Kin of American tourist kidnapped in Uganda calls for her rescue


A relative of a California woman kidnapped while on a safari in Uganda said Friday he wants to see the U.S. send in Navy SEALS to locate and rescue her if that’s what it takes.

Phoenix resident Rich Endicott said Friday he hasn’t spoken with his cousin since a family reunion several years ago, but he is working every angle to try to see she is rescued. The woman from Costa Mesa, California, has a small skin care shop, is in her late 50s and has a daughter and granddaughter.

U.S. Rep. Harley Rouda, who represents Costa Mesa, said in a statement Friday that he has communicated with “people close to Kimberly’s family” and the State Department, which is working to get Endicott released.

The State Department said in a Friday statement that the safety and security of U.S. citizens abroad is its highest priority. “Whenever a U.S. citizen is taken captive abroad, we work tirelessly – in partnership with local authorities – to secure their release and get them home safely,” the statement said.

Ugandan security forces launched a search for Kim Endicott and the local driver after they were abducted in a wildlife park on Tuesday. They were ambushed by four gunmen in Queen Elizabeth National Park, a protected area near the porous border with Congo, according to Ugandan police and a government spokesman.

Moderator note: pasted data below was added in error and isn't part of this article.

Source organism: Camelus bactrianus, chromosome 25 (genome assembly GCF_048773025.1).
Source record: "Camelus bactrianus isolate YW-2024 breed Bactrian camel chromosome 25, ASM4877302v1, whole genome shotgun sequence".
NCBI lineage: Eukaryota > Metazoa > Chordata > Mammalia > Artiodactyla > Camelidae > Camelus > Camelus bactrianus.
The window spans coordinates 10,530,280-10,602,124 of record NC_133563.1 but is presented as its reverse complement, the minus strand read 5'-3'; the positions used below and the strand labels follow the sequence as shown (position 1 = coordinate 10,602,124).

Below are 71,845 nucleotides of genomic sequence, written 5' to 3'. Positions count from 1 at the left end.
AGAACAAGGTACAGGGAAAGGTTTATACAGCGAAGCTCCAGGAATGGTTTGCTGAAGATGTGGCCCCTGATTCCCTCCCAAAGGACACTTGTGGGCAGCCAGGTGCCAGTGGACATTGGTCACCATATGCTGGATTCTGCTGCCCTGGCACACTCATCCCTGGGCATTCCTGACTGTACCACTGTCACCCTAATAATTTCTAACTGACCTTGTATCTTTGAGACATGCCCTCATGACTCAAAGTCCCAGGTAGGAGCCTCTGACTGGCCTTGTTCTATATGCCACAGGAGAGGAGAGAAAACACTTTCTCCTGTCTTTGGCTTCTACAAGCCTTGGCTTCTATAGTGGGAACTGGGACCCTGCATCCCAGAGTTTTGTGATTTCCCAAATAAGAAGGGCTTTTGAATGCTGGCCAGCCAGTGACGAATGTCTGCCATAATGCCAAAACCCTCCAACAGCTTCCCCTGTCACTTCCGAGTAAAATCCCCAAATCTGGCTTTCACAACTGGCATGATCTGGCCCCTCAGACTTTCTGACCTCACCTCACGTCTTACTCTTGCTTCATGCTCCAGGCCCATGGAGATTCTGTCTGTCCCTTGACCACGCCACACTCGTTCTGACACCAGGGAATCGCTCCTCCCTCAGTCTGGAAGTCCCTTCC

Police identified the woman as 35 and misspelled her name as Kimbley Sue Endecott, but Rich Endicott said she is actually in her late 50s and everyone calls her Kim.

Secretary of State Mike Pompeo said at a Tuesday event for families of U.S. citizens held captive overseas that he understands some people want to do anything to get their loved ones back but paying ransom would just lead to more kidnappings.

“Please remember that any payment to a terrorist or a terrorist regime gives money so that they can seize more of our people,” Pompeo said. “Even a small payment to a group in, say, Africa can facilitate the killing or seizure of tens or even hundreds of others, including Americans or foreign nationals in that region.”

Rich Endicott, a 62-year-old banker, said he accepts that rationale.

“I heard our Secretary of State get on there and say we don’t pay ransom. OK, fine,” Endicott said. “Then get the Navy SEALS, get them on a plane and go save her. Don’t pay ransom, I’m good with that. But he didn’t say any of those things, and maybe they’re doing those things, but who knows.”

Endicott said his son is about to join the Navy, he just buried his Korean War veteran father-in-law, and he has paid taxes since he was 16.

“The family has done what’s been asked of them to do,” he said. “I think it’s the government’s time to help us.”

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